How a Taiwan influencer raised €140K for a Lithuanian ‘crisis pregnancy centre’
After Lithuania sent COVID-19 vaccines to Taiwan, Jill Chang inadvertently directed her followers to a controversial ‘crisis pregnancy centre’ in Vilnius
After Lithuania donated COVID-19 vaccines to Taiwan in June, many people in the country rushed out to buy Lithuanian beer, chocolates and other products in gratitude.
Taiwanese social media influencer Jill Chang directed her followers to a list of Lithuanian charities, triggering a flood of donations. But she says she didn’t know that one of the charities had a controversial agenda: campaigning against abortion.
Within weeks, Chang had helped to raise about €140,000 for the Krizinio Nėštumo Centras (KNC – literally ‘crisis pregnancy centre’) in Vilnius, the Lithuanian capital. She then received information and an online backlash that surprised her.
KNC’s website says that it seeks “to prevent abortion in Lithuania” – which has been legal in the country for generations, since 1955.
Get one whole story, direct to your inbox every weekday.
The centre’s director Zita Tomilinienė has said: “if a woman is expecting an unwanted child from an unloved man, the best she can do is to carry the baby and give birth.”
Chang shared the group’s GlobalGiving page, where it asks givers to “Save a new life by supporting pregnant women.”
“When I did my due diligence, I [...] mainly looked at their financial reports, board meeting notes and the decision-making process,” Chang told openDemocracy.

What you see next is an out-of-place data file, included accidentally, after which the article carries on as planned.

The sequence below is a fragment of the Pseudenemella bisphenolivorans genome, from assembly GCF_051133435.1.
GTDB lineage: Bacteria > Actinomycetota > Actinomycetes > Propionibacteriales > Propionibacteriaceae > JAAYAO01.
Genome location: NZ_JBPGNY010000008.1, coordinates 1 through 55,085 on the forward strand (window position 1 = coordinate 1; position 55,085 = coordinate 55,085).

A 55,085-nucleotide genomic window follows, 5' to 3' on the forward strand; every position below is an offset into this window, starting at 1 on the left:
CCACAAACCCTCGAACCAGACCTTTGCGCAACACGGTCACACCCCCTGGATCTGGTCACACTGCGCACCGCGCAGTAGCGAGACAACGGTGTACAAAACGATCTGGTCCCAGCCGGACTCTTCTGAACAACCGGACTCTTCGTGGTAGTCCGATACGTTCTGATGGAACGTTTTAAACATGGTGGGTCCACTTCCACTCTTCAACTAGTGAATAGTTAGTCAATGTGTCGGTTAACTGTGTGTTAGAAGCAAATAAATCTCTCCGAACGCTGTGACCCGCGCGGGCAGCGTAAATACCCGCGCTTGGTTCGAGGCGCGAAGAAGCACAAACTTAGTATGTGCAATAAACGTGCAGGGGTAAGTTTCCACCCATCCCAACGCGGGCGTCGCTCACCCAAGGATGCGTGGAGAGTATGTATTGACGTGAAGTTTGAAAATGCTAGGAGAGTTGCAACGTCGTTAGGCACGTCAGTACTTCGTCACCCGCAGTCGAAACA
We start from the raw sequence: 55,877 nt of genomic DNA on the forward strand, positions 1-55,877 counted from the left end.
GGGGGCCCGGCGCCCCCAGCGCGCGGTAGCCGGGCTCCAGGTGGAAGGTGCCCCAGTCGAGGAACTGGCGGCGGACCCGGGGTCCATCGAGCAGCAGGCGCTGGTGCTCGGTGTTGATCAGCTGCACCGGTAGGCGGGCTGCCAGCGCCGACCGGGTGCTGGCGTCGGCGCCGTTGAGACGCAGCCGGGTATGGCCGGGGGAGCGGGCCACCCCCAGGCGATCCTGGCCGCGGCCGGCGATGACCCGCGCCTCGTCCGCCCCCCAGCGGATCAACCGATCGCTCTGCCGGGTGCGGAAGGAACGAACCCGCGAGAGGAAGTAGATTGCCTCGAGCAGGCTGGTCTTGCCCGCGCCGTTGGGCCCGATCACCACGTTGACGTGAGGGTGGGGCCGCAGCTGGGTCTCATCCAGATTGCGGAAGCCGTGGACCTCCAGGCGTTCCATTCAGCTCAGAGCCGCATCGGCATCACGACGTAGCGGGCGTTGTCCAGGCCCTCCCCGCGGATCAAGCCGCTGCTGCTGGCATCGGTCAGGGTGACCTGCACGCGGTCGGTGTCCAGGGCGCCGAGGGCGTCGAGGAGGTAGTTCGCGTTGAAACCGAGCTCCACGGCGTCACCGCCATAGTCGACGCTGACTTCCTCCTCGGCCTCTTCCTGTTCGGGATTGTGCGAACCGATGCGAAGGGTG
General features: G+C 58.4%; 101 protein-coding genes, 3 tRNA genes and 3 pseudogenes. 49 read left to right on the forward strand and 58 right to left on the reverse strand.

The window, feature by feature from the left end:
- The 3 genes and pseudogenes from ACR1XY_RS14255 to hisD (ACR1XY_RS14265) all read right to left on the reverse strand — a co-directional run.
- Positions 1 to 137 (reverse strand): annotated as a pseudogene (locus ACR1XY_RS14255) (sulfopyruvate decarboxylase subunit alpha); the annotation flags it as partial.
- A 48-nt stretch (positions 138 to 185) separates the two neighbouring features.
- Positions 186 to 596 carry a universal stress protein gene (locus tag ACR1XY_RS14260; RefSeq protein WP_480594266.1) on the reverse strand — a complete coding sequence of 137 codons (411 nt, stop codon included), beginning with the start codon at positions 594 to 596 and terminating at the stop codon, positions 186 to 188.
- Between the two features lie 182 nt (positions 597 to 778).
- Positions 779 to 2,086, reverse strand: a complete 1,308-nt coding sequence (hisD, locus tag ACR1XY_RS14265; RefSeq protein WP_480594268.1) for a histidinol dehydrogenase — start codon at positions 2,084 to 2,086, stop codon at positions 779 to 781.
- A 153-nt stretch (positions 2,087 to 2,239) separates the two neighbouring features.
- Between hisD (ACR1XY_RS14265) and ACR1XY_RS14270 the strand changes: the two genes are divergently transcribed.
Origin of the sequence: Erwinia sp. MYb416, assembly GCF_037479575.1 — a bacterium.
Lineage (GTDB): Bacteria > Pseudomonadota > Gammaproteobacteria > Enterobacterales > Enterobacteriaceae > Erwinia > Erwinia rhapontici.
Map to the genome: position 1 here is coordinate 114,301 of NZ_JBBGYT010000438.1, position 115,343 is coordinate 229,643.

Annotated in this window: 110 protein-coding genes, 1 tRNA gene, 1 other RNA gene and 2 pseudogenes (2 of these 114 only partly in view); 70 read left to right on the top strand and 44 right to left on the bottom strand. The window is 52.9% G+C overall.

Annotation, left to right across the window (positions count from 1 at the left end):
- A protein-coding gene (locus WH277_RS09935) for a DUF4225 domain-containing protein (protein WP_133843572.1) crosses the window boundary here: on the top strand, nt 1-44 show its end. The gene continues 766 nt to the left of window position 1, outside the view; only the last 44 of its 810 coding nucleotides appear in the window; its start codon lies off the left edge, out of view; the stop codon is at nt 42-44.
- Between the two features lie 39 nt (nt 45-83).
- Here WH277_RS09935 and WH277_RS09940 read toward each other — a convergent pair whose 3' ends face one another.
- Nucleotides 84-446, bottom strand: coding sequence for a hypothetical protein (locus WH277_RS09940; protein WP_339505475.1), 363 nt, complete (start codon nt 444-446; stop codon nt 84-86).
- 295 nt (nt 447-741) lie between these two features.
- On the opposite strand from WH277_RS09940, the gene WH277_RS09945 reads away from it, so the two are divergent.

People were invited to donate on social networks, during TV shows
Chang encouraged her 15,000 Facebook followers to support other Lithuanian charities working in women’s and children’s health including cancer care.
Her appeal was noticed in Lithuania. KNC’s director Tomilinienė told Lithuanian media that the call for donations became “quite widely known in Taiwan – people were invited to donate on social networks, during TV shows”.
Chang told openDemocracy she was “surprised” by the attention her call received. After just a few days, KNC had already received 87 donations from Taiwan.
However, when she shared this news online, some of her followers told her that the centre had an anti-abortion agenda and a “religious background”.
“After I researched [the ‘crisis pregnancy centre’] more, I thought: this is insane,” Yinyan Zhang said in a Facebook post that garnered 588 shares and was reposted by other users commenting on Chang’s post. Zhang warned people “to be aware” and “not give money to abusers”.
Chang wrote a “long letter” to KNC in Vilnius, asking for clarification. In reply, they said they “respect women’s choices” and aim to support all women who seek help – regardless of whether or not they decide to continue with their pregnancy and give birth.
She shared this reply in another Facebook post, thanking users for “raising their concerns” and providing a contact for those with further questions.
“Donors actually care about what they’re giving to – that’s a positive thing,” Chang told openDemocracy. She said that, in the future, she will be “more careful” when sharing anything to do with religion or politics.
Abortion in Lithuania is legal and available on request until the twelfth week of pregnancy, and up to 22 weeks in some cases (for instance, if the woman’s life or health is at risk).